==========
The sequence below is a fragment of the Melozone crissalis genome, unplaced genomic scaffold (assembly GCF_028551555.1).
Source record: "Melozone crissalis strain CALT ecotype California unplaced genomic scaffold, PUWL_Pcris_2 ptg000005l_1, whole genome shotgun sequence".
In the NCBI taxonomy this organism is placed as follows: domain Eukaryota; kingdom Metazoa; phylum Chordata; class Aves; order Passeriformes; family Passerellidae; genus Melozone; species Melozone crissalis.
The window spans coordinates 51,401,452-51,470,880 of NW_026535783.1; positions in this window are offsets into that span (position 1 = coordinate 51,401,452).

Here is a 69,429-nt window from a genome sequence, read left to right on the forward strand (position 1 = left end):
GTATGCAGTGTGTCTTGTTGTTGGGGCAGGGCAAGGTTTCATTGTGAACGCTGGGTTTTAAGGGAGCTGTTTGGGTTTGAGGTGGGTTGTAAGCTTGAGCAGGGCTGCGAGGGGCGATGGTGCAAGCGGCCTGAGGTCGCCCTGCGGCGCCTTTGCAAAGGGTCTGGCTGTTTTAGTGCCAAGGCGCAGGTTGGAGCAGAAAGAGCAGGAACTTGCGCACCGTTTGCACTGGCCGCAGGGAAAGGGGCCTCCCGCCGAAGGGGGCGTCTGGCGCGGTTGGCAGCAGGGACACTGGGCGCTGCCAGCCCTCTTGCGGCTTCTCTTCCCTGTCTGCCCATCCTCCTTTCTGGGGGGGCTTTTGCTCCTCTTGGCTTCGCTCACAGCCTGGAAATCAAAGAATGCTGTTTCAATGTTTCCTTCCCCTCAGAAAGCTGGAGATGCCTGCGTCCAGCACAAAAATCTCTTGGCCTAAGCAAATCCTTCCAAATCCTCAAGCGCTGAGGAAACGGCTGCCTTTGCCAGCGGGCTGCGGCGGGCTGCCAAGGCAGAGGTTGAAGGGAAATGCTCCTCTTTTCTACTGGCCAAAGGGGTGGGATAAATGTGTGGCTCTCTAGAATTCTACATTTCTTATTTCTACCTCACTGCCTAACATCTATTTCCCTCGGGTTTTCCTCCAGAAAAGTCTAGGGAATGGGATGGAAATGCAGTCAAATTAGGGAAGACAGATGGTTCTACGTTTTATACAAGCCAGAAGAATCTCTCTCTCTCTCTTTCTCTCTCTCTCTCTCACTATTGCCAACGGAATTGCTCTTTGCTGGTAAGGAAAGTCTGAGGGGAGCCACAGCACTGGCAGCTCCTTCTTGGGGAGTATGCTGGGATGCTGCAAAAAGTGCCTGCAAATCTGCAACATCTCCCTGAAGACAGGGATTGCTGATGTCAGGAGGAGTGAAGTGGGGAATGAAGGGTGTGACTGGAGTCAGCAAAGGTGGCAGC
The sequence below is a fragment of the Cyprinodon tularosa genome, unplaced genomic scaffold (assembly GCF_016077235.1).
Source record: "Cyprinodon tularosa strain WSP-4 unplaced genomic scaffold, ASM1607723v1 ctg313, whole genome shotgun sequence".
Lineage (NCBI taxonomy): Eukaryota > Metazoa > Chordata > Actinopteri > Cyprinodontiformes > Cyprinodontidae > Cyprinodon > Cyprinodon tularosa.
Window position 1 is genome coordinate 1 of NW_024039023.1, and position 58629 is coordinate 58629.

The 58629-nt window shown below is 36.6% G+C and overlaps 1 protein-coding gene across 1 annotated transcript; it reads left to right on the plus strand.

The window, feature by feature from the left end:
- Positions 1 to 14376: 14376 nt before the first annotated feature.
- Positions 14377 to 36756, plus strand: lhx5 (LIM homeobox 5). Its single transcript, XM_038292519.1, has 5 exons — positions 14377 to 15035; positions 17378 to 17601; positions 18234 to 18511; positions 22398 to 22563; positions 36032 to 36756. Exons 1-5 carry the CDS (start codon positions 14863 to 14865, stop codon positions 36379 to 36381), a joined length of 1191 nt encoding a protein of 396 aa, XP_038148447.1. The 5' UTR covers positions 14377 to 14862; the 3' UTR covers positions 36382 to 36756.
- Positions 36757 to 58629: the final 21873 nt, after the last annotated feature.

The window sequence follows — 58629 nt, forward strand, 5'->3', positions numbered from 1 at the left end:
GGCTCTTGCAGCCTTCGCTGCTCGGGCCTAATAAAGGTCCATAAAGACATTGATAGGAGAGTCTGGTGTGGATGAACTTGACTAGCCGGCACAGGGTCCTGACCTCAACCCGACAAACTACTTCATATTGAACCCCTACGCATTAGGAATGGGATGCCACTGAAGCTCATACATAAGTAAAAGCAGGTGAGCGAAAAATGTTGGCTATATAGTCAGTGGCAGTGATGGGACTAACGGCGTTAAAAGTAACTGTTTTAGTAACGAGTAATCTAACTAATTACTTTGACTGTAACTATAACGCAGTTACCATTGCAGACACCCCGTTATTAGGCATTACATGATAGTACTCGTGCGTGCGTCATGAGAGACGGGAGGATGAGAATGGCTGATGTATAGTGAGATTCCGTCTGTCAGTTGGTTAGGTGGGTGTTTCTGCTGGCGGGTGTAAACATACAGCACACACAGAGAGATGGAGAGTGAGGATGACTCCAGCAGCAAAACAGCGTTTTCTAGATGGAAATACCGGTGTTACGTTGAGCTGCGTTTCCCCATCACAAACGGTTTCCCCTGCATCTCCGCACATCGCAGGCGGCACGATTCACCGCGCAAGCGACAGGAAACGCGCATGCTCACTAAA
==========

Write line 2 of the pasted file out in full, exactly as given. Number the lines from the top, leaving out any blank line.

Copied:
Source record: "Melozone crissalis strain CALT ecotype California unplaced genomic scaffold, PUWL_Pcris_2 ptg000005l_1, whole genome shotgun sequence".